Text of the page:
Regarding pricing, the Rode NT5 matched pair is quite reasonable, especially when you consider that you’re getting two high-quality microphones. While prices fluctuate, you can typically find the pair available for around $400 to $450. This puts it at an attractive point, making it accessible for both up-and-coming and professional studios.

Personal Opinions

In my experience, the Rode NT5 delivers a performance that punches well above its weight class. This mic captures the acoustic guitar with such authenticity; you’d be hard-pressed to find a more honest reproduction at this price point. I appreciate the no-frills approach to its design – there are no unnecessary features or embellishments, just solid, consistent performance every time.

The compact size of the NT5 is also a plus for me, as it allows for easy positioning and minimal interference with the player’s space. However, I must say, while its natural sound is generally a positive trait, those looking for a more colored or ‘hyped’ sound might need to couple it with some EQ adjustments during mixing.

Overall, the Rode NT5 strikes an excellent balance between quality and affordability, making it a standout choice for anyone looking to record acoustic guitar in the studio. Whether you’re a home studio hobbyist or a professional engineer, the NT5 deserves serious consideration.


In summary, finding the best studio microphone for your acoustic guitar involves considering your unique preferences and the acoustic characteristics of your recording space. Whether you opt for the warmth of a ribbon mic, the precision of a small-diaphragm condenser, or the versatility of a large-diaphragm condenser, the right choice will capture the richness and depth of your acoustic guitar’s sound. Experiment with the models that caught your eye from our list and embrace the one that harmonizes with your instrument and playing style, empowering you to create recordings that resonate with clarity and authenticity.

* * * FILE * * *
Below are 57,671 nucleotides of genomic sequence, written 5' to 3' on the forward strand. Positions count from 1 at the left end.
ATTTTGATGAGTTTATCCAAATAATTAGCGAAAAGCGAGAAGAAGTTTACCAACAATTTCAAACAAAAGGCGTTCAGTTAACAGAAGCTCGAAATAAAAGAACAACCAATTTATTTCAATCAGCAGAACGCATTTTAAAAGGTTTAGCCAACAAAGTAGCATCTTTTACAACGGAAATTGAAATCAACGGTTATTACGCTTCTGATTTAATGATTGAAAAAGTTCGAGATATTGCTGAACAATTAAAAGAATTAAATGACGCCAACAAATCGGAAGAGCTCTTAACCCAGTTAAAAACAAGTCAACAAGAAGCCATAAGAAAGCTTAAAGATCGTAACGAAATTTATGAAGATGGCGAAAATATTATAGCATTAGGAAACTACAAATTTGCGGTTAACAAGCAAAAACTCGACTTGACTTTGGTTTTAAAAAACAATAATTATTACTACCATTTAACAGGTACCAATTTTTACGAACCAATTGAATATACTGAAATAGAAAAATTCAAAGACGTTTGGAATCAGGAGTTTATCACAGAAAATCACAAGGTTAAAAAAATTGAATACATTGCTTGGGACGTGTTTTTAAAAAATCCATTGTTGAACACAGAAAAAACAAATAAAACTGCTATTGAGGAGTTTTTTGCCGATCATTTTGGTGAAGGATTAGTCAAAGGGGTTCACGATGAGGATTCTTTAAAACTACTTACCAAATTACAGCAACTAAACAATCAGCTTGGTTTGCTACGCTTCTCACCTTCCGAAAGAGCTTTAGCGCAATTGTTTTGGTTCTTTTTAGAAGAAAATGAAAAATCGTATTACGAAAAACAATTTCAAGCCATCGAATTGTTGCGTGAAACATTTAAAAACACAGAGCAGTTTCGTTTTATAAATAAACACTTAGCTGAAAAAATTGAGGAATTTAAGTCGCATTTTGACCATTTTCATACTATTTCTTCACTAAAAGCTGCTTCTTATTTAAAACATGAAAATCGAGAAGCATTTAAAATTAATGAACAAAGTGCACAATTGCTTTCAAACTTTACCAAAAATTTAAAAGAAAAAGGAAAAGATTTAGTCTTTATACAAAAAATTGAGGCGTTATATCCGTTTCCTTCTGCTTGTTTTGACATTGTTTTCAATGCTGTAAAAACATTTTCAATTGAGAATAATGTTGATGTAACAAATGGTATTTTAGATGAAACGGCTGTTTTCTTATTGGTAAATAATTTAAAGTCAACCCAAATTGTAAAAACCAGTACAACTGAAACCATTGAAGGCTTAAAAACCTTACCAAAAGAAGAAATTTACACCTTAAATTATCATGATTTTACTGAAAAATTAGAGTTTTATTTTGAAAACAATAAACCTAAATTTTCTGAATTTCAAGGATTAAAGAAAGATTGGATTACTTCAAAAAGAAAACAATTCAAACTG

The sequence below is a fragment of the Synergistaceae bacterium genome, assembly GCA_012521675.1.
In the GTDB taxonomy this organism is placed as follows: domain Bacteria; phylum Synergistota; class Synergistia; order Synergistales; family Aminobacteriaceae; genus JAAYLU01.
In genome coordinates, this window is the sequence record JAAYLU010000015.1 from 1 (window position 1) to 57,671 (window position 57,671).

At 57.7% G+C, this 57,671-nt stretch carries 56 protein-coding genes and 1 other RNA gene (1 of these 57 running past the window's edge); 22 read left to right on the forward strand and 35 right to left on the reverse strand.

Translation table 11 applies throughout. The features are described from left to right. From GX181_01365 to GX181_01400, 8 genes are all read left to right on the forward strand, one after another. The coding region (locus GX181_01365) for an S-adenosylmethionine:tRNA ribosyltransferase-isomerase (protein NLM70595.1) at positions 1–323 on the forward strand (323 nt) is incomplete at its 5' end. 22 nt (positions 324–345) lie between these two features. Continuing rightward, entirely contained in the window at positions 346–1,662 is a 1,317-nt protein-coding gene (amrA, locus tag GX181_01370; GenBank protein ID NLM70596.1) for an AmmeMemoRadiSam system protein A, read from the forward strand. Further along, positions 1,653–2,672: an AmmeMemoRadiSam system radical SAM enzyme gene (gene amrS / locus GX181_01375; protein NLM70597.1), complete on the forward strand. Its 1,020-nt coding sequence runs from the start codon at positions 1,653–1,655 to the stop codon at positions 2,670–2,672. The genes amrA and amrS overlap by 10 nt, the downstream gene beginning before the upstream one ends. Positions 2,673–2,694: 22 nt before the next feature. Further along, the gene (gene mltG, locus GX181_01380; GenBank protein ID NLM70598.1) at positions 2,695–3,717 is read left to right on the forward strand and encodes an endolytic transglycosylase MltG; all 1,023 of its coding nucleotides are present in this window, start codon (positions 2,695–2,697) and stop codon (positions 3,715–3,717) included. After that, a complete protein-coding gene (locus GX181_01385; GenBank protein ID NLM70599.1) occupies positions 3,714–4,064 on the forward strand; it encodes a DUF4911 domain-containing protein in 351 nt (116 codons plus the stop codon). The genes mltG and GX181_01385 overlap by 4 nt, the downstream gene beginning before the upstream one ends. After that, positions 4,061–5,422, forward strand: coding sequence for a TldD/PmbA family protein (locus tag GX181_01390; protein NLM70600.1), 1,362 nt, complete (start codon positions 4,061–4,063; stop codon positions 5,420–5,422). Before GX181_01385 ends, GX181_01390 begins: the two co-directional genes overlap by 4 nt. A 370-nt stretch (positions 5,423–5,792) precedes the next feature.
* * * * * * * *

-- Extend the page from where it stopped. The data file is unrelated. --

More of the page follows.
Q1: What type of microphone is best for recording an acoustic guitar?
A1: Small-diaphragm condenser microphones are often recommended for recording acoustic guitars due to their ability to capture detailed sound with precision. However, large-diaphragm condensers and ribbon microphones are also popular choices for their distinctive warmth and character.

Q2: Do I need a pop filter when recording acoustic guitar?
A2: Generally, pop filters are used to mitigate plosives in vocal recordings. They are not typically necessary when recording instruments like an acoustic guitar, unless you are simultaneously recording vocals.

Q3: Is it worth investing in an expensive microphone for my home studio?
A3: It depends on your budget and recording needs. High-end microphones can provide superior sound quality, but there are also many affordable options that offer great performance. It’s important to balance cost with the quality you need for your intended recordings.


John Doe

John Doe

I am John, a tech enthusiast with a knack for breaking down complex camera, audio, and video technology. My expertise extends to social media and electronic gadgets, and I thrive on making the latest tech trends understandable and exciting for everyone. Sharing my knowledge through engaging content, I aim to connect with fellow tech lovers and novices alike, bringing the fascinating world of technology to life.